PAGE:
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Old 08-04-2009, 09:47 AM
Neo Neo is offline
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Hi David!

Thank you so much for taking some time out to help shed light on this path of film scoring we are all venturing down.

I am wondering what your thoughts/feelings are for aspiring film composers who have come to music a little later on in life. Or said another way... composers with very little formal training (starting to play an instrument in their mid-20's let's say) and a limited education stemming from both independent studies as well as excellent private instruction.

When I mention instruction and studies I refer to music theory (counterpoint), orchestration etc. - not the technicalities of film scoring (business/legal/synchronizing adequately, fulfilling the director's vision etc,) which I know is a whole other realm. The general consensus has been to have a good theoretical foundation before attempting film scoring.

From this question some major concerns arise no matter how obvious or normal they may be (you don't have to answer each one)... like...

1. Should we concentrate more on developing a solid musical foundation before delving into film scoring?
2. Have we started too late to be taken seriously, be well respected in the field & succeed?
3. Should we go back to school and shell out more money - is the education or simply just being able to show you have a degree worth the investment?
4. Will we survive & be able to support a family?
5. Should we continue to work with a side job that may not be musically related & continue to do music on the side (half dedicated).
6. Should we just plunge in with reckless abandon, not look back and accept whatever comes.

These are such pressing concerns which more often than not lead to stagnation in composition & so much frustration that one can become paralyzed.

I am just very curious what your advice & feelings may be for us "late bloomers" who often struggle with these types of feelings & concerns.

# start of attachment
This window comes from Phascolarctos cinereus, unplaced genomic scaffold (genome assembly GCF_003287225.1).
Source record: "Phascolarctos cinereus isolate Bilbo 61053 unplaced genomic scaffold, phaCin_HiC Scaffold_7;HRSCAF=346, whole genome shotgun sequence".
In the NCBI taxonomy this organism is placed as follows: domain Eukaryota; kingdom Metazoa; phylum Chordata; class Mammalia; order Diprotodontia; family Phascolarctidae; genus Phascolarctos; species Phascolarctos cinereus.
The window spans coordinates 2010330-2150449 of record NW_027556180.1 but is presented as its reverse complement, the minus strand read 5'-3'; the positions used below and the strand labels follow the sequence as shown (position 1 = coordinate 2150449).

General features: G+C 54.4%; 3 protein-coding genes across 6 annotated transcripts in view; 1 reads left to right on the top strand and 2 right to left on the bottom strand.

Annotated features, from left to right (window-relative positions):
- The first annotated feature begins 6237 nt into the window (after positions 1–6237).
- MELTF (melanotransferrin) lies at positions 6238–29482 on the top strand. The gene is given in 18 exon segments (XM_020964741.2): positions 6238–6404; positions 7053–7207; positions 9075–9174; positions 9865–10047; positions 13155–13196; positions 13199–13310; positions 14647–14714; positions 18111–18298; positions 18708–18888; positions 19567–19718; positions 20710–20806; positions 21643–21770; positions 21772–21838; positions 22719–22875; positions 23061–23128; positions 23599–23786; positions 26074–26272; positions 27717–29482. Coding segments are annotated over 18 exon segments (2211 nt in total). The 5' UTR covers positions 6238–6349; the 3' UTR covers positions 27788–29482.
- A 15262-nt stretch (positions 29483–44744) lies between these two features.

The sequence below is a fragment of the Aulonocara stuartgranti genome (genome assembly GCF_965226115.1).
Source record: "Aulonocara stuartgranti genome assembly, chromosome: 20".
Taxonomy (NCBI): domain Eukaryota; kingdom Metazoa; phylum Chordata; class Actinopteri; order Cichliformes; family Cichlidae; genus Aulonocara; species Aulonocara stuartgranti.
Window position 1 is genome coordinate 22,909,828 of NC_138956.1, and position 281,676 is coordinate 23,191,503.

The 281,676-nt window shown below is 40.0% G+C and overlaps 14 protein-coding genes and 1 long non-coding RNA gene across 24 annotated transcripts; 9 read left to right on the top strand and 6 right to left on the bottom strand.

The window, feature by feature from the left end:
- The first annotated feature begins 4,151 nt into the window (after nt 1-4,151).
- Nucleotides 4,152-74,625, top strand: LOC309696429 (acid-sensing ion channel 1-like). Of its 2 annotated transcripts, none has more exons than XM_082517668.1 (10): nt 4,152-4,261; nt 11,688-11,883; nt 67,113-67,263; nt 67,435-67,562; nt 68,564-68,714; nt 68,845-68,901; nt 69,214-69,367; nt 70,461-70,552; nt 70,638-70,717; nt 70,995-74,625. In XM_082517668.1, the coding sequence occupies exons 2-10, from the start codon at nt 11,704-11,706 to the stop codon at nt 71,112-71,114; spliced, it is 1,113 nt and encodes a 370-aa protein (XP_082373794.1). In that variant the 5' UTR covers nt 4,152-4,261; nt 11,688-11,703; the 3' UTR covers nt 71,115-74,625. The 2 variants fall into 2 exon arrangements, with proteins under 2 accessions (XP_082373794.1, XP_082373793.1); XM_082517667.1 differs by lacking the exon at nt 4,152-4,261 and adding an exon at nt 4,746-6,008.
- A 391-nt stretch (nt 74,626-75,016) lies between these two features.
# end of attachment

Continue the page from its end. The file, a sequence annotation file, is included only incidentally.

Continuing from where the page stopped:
Thank you so much!
~Dean Krommydas
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Old 08-09-2009, 08:49 PM
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David Newman David Newman is offline
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I can't really answers this question. I think that the act of composing is not derived from "training", but to do music without training is very "scary!!!!!" You never know when you will get trumped and as we all feel to some degree "frauds" this just exacerbates the problem. I am a huge believer in training, but if you are too far along and can't take the time, I don't really think it has anything to do with the validity of your composition. Hope that makes sense. Training in music is incredibly slow and time intensive. If you don't do it as a child it's very hard to catch up. Not impossible, but hard, expensive and very very time consuming...hope this answers your question....
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Old 08-13-2009, 11:24 AM
Neo Neo is offline
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Hi David!

Thanks so much for the response. NO worries...it's not really an answer to a question I was looking for anyway - your reply couldn't have been better...

What I gain mostly from your response is further encouragment that if I have the time, energy, and money to keep up the training - then it is WELL worth it. While composing may be considered a "gift" which arguably can never be taught to composers....it is worthwhile no matter what gift one may have to hone, sculpt, & channel it through the tedium of training....

Thank you so much!
 

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